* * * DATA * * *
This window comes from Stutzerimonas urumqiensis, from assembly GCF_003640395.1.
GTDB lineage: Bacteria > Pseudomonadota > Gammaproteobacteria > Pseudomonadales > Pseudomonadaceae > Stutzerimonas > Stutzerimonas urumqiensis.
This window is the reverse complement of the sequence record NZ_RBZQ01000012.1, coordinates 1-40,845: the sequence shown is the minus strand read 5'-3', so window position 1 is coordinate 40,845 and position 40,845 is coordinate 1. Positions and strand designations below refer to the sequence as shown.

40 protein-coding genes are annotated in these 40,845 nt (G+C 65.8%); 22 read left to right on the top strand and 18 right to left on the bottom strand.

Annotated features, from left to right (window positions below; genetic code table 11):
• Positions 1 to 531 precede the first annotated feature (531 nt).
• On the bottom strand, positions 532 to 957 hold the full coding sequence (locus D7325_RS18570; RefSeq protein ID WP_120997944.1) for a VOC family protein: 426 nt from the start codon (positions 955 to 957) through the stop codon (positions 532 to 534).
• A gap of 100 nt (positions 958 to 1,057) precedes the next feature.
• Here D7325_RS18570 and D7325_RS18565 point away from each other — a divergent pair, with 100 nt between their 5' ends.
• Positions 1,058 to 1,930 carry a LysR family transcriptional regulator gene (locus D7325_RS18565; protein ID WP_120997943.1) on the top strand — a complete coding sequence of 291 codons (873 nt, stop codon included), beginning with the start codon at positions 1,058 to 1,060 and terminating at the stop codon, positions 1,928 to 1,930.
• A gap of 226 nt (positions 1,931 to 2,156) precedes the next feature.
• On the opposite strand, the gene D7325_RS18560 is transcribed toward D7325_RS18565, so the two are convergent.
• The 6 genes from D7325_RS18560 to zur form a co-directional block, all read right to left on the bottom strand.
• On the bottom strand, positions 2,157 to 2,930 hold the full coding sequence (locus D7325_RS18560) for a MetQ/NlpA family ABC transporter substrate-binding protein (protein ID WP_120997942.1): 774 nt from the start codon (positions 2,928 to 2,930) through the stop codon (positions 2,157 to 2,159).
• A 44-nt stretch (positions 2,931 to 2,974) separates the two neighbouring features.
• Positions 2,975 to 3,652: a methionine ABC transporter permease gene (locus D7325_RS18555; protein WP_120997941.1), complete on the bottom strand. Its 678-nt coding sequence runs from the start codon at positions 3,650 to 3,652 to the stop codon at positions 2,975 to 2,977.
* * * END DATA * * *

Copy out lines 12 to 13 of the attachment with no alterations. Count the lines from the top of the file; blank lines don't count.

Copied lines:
• On the opposite strand, the gene D7325_RS18560 is transcribed toward D7325_RS18565, so the two are convergent.
• The 6 genes from D7325_RS18560 to zur form a co-directional block, all read right to left on the bottom strand.